Hatching suits

On the 18th of May 1980, Mount Saint Helens blew its top...

On the 18th of May 1980, Mount Saint Helens blew its top. The eruption also sent super heated mudflows down the main stem of the Toutle River.

The Toutle was a highly prized salmon stream with a robust run of steelhead. Steelhead spawn in the spring of the year, mostly in April and May. The steelhead ripening and spawning in the river at the time of the cataclysm were fried. Those that entered later that spring would have perished. There were some reports that Toutle steelhead entered the nearby Kalama River and spawned, but these were probably apocryphal.

The general expectation was that the Toutle would be barren of steelhead and other species of Pacific Salmon for a century. Five years later approximately 2000 wild steelhead returned to the river. Three years later an estimated 2200 steelhead spawned in the Toutle’s South Fork. Steelhead are tough enough to withstand a devastating eruption and the consequent pyroclastic tides, but not, it appears, tough enough to withstand artificial enhancement.

Eager to assist the repopulation of the Toutle by wild steelhead, the Washington Department of Fish and Wildlife (WDFW) began planting hatchery reared summer steelhead in the river’s south fork. This was a well-meaning but misguided initiative undertaken about five years before a handful of concerned fishery biologists and conservation based organizations began to question the outcomes of hatchery production on the reproductive success of fish.

This opposition did not get much traction until the turn of the century when enormous breakthroughs in the science surrounding DNA enabled genetic studies that pointed to the conclusion that hatchery stocking was deleterious to wild fish in the first generation and the damage of this genetic pollution was magnified in succeeding generations. A dramatic example of this insidious phenomenon is provided by the steelhead of the Toutle which at latest reckoning are down to a mere 500 individuals.

Despite the fact that the only constant is change, and the corollary that adapting to and embracing it is the only sensible reaction to it, the fisheries managers in Washington and Oregon have supported the status quo. Faced with this resistance, a non-profit NGO called the Wild Fish Conservancy filed suit against the WDFW for violating the Endangered Species Act on the grounds that hatcheries were the cause of unauthorized mortality on wild steelhead stocks. As result of the suit, the WDFW agreed to curtail almost all its early timed hatchery steelhead plants into the rivers flowing into Puget Sound for the next two and half years, and to release none into the Skagit River for 12 years. Wild fish advocates view this last provision as an important coup since it will enable a study encompassing three generations of steelhead that will provide vital information on the potential for the management of wild steelhead exclusively.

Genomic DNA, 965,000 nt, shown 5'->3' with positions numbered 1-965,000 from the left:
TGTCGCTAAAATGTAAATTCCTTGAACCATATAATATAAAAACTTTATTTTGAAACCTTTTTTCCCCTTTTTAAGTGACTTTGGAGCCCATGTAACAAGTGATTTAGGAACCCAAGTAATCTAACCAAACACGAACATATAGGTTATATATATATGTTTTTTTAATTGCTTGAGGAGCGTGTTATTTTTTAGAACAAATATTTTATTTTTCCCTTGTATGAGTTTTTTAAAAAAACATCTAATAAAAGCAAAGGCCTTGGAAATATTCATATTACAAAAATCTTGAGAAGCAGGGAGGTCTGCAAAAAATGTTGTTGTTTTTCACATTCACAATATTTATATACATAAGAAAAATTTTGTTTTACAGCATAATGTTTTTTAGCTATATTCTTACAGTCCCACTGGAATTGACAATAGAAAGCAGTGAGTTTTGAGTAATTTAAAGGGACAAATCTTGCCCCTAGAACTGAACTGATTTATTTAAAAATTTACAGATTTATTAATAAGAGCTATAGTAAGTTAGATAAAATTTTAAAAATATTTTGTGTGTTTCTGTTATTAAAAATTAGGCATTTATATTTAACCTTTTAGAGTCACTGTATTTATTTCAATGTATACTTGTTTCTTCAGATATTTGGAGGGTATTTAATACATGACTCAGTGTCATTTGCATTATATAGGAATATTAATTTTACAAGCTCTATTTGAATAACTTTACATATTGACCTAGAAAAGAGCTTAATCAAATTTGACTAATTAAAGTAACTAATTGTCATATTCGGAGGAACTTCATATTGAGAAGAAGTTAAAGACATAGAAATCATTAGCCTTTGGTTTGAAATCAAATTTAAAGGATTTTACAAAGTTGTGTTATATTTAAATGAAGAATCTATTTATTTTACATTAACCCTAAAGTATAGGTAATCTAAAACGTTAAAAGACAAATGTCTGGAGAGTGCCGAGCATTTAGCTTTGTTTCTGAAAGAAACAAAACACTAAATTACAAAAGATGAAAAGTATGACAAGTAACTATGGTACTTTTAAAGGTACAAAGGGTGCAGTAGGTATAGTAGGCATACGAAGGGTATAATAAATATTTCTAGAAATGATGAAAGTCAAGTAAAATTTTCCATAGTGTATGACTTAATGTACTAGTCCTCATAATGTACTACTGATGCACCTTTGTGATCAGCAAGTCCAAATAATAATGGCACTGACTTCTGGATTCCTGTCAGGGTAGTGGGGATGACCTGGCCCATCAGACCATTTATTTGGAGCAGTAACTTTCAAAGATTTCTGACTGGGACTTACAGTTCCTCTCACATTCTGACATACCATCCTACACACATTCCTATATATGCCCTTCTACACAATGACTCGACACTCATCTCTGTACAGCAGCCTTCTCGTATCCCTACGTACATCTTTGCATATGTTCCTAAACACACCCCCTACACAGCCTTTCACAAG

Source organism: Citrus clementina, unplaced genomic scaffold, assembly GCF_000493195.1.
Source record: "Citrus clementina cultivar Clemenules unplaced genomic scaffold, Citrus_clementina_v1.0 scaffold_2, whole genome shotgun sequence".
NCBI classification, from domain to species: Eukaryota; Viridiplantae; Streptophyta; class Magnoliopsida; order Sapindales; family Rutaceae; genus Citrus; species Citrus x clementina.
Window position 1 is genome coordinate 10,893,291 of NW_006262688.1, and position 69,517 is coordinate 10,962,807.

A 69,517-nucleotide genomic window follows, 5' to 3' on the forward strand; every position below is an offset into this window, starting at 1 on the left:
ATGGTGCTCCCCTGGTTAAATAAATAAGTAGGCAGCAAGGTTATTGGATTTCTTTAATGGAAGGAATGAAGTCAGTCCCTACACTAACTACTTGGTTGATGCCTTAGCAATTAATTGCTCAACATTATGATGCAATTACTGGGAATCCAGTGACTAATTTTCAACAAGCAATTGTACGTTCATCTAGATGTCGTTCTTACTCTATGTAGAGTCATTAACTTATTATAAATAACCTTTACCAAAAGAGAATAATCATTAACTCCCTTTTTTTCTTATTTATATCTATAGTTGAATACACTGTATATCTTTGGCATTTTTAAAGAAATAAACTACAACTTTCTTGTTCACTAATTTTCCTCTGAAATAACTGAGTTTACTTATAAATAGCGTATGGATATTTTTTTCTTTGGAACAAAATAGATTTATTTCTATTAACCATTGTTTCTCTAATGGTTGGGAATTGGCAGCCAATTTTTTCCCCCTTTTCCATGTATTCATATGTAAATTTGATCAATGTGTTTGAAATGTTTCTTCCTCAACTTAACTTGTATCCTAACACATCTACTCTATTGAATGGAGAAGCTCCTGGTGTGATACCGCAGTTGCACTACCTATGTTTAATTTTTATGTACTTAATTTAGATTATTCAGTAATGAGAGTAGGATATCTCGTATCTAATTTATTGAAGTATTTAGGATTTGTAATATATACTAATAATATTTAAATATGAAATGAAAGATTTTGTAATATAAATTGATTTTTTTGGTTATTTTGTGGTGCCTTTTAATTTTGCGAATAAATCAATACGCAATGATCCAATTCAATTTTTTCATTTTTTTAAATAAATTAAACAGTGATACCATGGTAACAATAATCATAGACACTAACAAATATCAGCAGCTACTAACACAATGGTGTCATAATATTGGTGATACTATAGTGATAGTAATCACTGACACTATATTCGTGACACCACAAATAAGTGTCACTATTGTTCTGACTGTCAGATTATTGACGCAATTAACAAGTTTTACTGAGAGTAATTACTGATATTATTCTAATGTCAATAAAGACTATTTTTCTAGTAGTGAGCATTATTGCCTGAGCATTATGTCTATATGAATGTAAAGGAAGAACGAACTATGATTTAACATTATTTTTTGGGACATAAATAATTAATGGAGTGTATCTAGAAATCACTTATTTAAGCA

The management of fish in Washington State and Oregon is growing increasingly litigious. The Wild Fish Conservancy suit is one of many that, it is to be hoped, will move the management of fish in those states toward that of Montana where fish managers conducted public education campaigns in concert with a program that got rid of hatchery trout.

Fortunately, the fisheries staffs of our provincial Ministry of the Environment have for generations generally resisted the siren call of hatchery augmentation. True, there have been hesitant ventures into the world of artificial enhancement, but in the main the provincial fisheries policy has subscribed to the notion that nature doesn’t say one thing and logic another and has striven to protect wild stocks of steelhead, sea going Cutthroat Trout, and various species of char unless a specific race of fish is facing extinction.

Sadly, the same thing cannot be said for Federal Fisheries whose charge are the other Pacific salmon species. Our civil servants at DFO operate no fewer than 20 salmon hatcheries in the face of mounting evidence that hatcheries are biologically bankrupt and may well represent the single greatest threat to the health of the stocks.

Though it doesn’t represent the same kind of fundamental threat to species integrity as the other hatcheries, the Babine spawning channels at Pinkut Creek and Fulton River in concert with sloppy management practice enable the continuance of an ecologically unsound net fishery that ultimately undermines the biological diversity of Skeena Salmon stocks including the diversity of the very species it seeks to enhance. The reason this deplorable situation, and hatcheries in general, are allowed to continue is a result of a phenomenon know as regulatory capture, a form of corruption that occurs when a regulatory agency that has a mandate to act in the public interest advances the commercial or special concerns of the interest groups that dominate the industry or sector it is charged with regulating.

DFO’s relation to the fishing industry is a text book case of regulatory capture. And, now the institution is cozying up to fish farmers.

When First Nations, emboldened by the recent decision of the Supreme Court, take a similar approach as fish advocates in Washington and file suit against the federal institution that destroyed their fishery in the first instance, and have acted against their interest since then, this will change.